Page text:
Although there are several ways to construct a future meaning in English, there is no stand-alone future tense. We share this apparent oddity with many other languages ~ German, Swedish, Fijian, Afrikaans, Persian, to name but a few. English verbs take four forms. For example: speak(s), speaking, spoke, spoken. There is no further adjustment we can make to the root verb, speak. These forms give us the present and past, but not a future tense.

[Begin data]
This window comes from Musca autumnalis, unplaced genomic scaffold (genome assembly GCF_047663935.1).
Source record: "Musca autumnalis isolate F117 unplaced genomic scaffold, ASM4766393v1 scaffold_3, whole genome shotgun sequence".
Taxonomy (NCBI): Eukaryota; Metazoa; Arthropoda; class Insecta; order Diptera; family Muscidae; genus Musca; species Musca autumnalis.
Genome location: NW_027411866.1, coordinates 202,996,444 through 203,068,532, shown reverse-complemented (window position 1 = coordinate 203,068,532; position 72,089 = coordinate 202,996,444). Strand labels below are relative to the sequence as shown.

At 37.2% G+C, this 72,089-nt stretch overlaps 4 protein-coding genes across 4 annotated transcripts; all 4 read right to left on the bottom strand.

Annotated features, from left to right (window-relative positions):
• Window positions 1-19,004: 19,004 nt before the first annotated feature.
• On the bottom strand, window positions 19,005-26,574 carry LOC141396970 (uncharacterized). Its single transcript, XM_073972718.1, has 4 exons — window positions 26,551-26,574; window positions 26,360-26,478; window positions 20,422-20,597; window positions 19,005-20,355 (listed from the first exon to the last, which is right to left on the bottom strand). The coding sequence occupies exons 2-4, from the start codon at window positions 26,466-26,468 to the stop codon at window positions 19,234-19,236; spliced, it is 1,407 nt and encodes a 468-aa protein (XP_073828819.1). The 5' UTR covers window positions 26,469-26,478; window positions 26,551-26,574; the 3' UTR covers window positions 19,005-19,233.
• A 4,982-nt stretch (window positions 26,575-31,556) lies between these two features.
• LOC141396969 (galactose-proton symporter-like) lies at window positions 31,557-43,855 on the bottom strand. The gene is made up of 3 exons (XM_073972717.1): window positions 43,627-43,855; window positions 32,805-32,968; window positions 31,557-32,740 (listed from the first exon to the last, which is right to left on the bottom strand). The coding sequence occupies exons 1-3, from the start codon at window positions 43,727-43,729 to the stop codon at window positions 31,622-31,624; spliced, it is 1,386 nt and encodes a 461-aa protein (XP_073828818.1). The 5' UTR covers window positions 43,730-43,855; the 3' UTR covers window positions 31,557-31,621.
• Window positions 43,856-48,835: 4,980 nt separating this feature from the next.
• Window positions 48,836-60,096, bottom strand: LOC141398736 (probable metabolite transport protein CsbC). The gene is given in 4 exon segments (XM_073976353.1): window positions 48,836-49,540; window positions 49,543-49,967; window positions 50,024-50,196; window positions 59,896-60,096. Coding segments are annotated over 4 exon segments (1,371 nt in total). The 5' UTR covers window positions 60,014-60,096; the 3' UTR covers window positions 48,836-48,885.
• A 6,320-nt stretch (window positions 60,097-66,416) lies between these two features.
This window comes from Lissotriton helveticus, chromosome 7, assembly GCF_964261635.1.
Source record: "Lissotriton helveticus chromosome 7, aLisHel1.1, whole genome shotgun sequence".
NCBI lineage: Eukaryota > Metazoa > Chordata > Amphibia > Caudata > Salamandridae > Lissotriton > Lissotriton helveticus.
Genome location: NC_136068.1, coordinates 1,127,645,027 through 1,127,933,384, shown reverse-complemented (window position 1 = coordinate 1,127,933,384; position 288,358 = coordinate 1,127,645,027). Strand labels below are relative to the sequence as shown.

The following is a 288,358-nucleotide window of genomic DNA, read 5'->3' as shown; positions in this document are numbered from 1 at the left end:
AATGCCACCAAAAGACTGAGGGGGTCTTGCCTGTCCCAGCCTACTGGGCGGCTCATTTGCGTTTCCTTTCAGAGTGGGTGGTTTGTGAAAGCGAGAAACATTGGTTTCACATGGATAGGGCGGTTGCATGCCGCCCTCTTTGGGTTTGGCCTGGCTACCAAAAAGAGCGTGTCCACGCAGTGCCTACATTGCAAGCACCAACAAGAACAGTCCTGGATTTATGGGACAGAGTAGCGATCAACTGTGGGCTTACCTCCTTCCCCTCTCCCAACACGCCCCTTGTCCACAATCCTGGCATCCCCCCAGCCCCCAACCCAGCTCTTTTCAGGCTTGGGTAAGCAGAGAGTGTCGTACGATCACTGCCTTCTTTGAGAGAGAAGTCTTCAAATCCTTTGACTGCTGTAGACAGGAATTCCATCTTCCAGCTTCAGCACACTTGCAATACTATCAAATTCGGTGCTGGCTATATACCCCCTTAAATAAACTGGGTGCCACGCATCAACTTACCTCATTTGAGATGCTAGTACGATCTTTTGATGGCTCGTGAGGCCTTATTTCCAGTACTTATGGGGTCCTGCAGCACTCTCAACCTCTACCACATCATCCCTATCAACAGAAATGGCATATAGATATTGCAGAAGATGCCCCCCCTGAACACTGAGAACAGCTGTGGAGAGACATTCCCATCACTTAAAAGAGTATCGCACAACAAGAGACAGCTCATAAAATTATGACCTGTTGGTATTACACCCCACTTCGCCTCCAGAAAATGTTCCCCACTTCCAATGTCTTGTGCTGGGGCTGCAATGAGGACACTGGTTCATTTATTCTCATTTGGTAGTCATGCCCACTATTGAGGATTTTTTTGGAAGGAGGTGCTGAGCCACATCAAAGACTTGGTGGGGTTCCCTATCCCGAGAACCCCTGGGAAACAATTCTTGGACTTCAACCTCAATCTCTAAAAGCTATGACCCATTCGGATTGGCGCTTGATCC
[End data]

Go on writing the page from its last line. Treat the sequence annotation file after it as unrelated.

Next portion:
Here are the most common ways to talk about the future in English:-
|will + bare infinitive||You will succeed!|
|shall + bare infinitive||We shall see.|
|present ‘be’ + going + full infinitive||I am going to cry.|
Naturally, the context of the sentence should indicate which time period is appropriate and additional information such as ‘tomorrow’, ‘next year’ or ‘on Wednesday at 2pm’ is extremely helpful. There are many other languages with no tenses at all ~ Indonesian, Malaysian, Mandarin Chinese and many native American languages, for instance. These rely entirely on the context, so English is not unusual at all in this respect.